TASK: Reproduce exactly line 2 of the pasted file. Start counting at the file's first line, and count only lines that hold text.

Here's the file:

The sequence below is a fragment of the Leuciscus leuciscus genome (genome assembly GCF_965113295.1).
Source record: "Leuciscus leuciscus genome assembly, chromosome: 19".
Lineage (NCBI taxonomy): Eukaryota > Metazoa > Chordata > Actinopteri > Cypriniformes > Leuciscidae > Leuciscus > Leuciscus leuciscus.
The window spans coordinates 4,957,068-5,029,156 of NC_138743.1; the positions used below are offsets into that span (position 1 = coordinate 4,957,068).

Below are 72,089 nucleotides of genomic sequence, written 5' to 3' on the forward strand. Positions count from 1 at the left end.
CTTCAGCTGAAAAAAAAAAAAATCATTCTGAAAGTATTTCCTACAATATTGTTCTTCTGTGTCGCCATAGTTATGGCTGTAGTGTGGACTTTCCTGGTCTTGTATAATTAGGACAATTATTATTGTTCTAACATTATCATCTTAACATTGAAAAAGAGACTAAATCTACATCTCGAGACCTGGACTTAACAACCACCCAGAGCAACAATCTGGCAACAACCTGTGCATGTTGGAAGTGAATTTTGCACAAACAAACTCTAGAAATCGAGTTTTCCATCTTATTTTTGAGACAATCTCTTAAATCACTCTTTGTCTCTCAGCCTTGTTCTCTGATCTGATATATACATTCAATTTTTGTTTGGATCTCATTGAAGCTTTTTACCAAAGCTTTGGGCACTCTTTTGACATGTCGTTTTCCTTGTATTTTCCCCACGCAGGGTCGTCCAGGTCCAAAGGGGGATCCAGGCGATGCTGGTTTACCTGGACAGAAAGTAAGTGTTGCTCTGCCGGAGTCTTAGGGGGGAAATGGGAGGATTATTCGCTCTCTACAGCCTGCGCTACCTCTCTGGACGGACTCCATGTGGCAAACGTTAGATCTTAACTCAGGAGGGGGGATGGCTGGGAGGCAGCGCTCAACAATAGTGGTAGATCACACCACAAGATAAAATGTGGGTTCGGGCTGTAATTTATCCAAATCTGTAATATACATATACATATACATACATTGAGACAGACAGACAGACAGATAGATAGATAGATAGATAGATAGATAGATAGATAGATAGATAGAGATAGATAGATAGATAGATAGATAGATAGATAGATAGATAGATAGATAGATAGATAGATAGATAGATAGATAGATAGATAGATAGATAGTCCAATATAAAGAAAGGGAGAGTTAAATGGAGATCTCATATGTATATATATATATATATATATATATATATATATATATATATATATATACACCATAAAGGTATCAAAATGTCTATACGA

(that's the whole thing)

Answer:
Source record: "Leuciscus leuciscus genome assembly, chromosome: 19".